Where does Pete stand on umpires?

April 12, 1995|By JOHN STEADMAN

Where the Major League Umpires Association is making a serious mistake comes with its failure to surround ballparks with picket lines. Maybe they already know it would be a waste of time.

The umpires say they may send pickets to the front but it will only be a tentative presence. The most compelling reason why the umpires aren't going to demonstrate is they realize their striking protest would be a failure . . . ignored by the players, press and public, which would be unfortunate.

Richie Phillips, who heads the umpires' organization, says if pickets are used, they will be "informational in nature and not designed to keep anyone out of the ballpark." Such a weak stance isn't going to do them any good.

What bothers Phillips the most is he's aware the fans would treat the umpires as if they weren't there.

The baseball players liked to present themselves as a union and, unfortunately, Peter Angelos, the union attorney who owns the Baltimore Orioles, quickly bought into the idea. He went against his fellow owners, siding with the players and opposing management's side of the issue in the long work stoppage that closed down Major League Baseball.

Now that the umpires are in a similar situation, it will be interesting to see the reaction of Angelos, who refused to use replacement players with the Orioles. Would he now allow the Orioles, under any circumstance, to cross the picket line and play games with scab umpires officiating?

And would Angelos himself, out of union loyalty, stay away from the games? The same thought also occurred to reporter Hal Bodley of USA Today, who wondered what stance Angelos might take. But Angelos says he needs more information.

"Until I get that, I don't have a position on it," he said.

It seems, on one hand, if Angelos didn't want replacement players he wouldn't want replacement umpires. That would seem to be almost automatic since his affection and respect for unions has been long established and well documented.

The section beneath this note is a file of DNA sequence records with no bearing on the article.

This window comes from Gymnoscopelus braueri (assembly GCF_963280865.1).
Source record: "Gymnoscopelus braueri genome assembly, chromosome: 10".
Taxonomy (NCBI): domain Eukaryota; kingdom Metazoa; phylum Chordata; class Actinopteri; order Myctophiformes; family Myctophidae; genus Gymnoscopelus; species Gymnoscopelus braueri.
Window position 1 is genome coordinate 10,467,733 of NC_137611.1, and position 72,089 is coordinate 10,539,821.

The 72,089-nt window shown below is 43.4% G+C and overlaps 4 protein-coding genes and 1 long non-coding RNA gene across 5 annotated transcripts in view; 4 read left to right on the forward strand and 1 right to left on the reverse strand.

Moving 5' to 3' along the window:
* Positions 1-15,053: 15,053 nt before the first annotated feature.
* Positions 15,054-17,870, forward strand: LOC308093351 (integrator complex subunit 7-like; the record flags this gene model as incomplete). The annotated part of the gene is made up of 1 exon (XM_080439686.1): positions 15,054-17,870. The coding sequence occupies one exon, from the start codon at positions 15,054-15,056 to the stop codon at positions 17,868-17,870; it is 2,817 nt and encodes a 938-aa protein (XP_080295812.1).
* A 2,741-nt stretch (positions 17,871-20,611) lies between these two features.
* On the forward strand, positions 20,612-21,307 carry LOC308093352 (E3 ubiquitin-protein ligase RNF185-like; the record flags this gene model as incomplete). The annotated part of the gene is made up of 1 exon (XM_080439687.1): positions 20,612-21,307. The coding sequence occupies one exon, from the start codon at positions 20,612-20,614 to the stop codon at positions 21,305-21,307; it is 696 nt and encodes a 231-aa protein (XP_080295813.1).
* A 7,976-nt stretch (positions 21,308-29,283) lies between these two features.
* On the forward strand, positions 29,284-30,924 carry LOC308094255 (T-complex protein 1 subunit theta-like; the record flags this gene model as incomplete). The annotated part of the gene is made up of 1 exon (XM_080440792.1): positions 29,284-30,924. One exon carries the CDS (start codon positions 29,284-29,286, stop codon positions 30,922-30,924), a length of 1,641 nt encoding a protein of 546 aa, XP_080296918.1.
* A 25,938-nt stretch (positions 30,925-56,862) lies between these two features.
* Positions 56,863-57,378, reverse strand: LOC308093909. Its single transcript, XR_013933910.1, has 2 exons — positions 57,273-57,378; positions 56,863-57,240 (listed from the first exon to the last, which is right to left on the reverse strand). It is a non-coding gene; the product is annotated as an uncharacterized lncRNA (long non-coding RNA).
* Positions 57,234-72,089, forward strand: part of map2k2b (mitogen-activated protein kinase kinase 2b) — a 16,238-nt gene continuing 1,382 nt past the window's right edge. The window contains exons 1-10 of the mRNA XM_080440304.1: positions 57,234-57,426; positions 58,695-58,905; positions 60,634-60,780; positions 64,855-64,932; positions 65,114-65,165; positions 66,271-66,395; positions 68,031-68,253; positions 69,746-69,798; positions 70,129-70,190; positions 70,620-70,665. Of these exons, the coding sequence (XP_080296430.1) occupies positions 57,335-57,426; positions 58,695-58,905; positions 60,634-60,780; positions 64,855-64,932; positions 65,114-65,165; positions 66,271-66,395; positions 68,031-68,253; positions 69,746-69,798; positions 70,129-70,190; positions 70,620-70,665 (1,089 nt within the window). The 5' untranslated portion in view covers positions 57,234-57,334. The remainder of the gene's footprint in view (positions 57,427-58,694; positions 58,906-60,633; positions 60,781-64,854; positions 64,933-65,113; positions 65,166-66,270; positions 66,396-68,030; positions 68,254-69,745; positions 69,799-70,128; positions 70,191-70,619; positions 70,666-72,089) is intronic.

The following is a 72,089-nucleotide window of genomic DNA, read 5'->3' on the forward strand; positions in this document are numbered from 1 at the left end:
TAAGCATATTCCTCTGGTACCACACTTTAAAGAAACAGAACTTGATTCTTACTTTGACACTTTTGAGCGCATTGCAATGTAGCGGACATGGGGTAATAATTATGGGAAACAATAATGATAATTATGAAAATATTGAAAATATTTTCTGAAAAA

Therefore, it's surprising that Angelos, if he's truly committed to the principles of the brotherhood of unionism, would even think of allowing his Orioles team to play an exhibition tomorrow in Port Charlotte, Fla., against the Texas Rangers. Think of it: Angelos' own team on the same field with strike-breaking umpires.

That smacks of hypocrisy. By this time, by way of sheer precedent, you might expect Angelos would be issuing a statement along the lines that under no circumstances would he permit the Orioles to come in remote contact with anyone goingagainst the regular umpires union. Certainly his players should not be contaminated by playing games with nonunion umpires.

Is Angelos permitting himself to engage in an act of duplicity by allowing the Orioles to play games controlled by umpires that aren't card-carrying members of the union? To do that has all the signs of partaking of a double standard. He would eventually have to try to explain why it's permissible for replacement umpires to work games but unthinkable for replacement players to play.

Hopefully, Angelos can gather information in a hurry because the Orioles are ready to begin their exhibition season. His team could be victimized by nonprofessional calls. After all, someone needs to think of the long tradition and dignity of the game. Angelos should stand behind the regular umpires at all cost, the same as he defended the regular players.

The "union" umpires' contract expired Dec. 31. The umpires are currently requesting a salary raise amounting to 53 percent. In all truth, the umpires are grossly underpaid compared to what the players, many of them inept, are earning. The pay raise is miniscule and deserves to be adjusted . . . upward.

As of now, umpires in the majors make between $60,000- $175,000 a year, with all travel, hotels and meals being covered by their per diem expenses. They also get a two-week vacation, with pay, in season, to protect against burnout.

Their jobs aren't as important as doctors and nurses or even air-traffic controllers. Still, they get time off during the regular schedule to go fishing, play golf or cut grass.

If Angelos was outraged by the thought of replacement players, then he ought to take up the cause of the umpires with similar diligence and determination. You can't support one group and ignore the other.

Baltimore Sun Articles
|
|
|
Please note the green-lined linked article text has been applied commercially without any involvement from our newsroom editors, reporters or any other editorial staff.